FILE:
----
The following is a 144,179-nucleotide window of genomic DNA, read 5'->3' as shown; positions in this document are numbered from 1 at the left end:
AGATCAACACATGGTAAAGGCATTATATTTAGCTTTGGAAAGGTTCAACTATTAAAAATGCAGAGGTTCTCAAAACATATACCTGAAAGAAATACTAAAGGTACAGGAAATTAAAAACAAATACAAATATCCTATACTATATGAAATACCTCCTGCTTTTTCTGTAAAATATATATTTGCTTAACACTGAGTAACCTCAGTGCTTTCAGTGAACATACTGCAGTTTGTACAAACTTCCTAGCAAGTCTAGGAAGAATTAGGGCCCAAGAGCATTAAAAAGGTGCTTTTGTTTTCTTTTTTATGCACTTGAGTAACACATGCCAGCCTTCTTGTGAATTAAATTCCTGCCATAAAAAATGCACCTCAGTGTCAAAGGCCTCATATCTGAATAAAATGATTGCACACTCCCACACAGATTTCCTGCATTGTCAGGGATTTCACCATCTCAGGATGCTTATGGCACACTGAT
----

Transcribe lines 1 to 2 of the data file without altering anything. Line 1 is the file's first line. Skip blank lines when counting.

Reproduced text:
The following is a 144,179-nucleotide window of genomic DNA, read 5'->3' as shown; positions in this document are numbered from 1 at the left end:
AGATCAACACATGGTAAAGGCATTATATTTAGCTTTGGAAAGGTTCAACTATTAAAAATGCAGAGGTTCTCAAAACATATACCTGAAAGAAATACTAAAGGTACAGGAAATTAAAAACAAATACAAATATCCTATACTATATGAAATACCTCCTGCTTTTTCTGTAAAATATATATTTGCTTAACACTGAGTAACCTCAGTGCTTTCAGTGAACATACTGCAGTTTGTACAAACTTCCTAGCAAGTCTAGGAAGAATTAGGGCCCAAGAGCATTAAAAAGGTGCTTTTGTTTTCTTTTTTATGCACTTGAGTAACACATGCCAGCCTTCTTGTGAATTAAATTCCTGCCATAAAAAATGCACCTCAGTGTCAAAGGCCTCATATCTGAATAAAATGATTGCACACTCCCACACAGATTTCCTGCATTGTCAGGGATTTCACCATCTCAGGATGCTTATGGCACACTGAT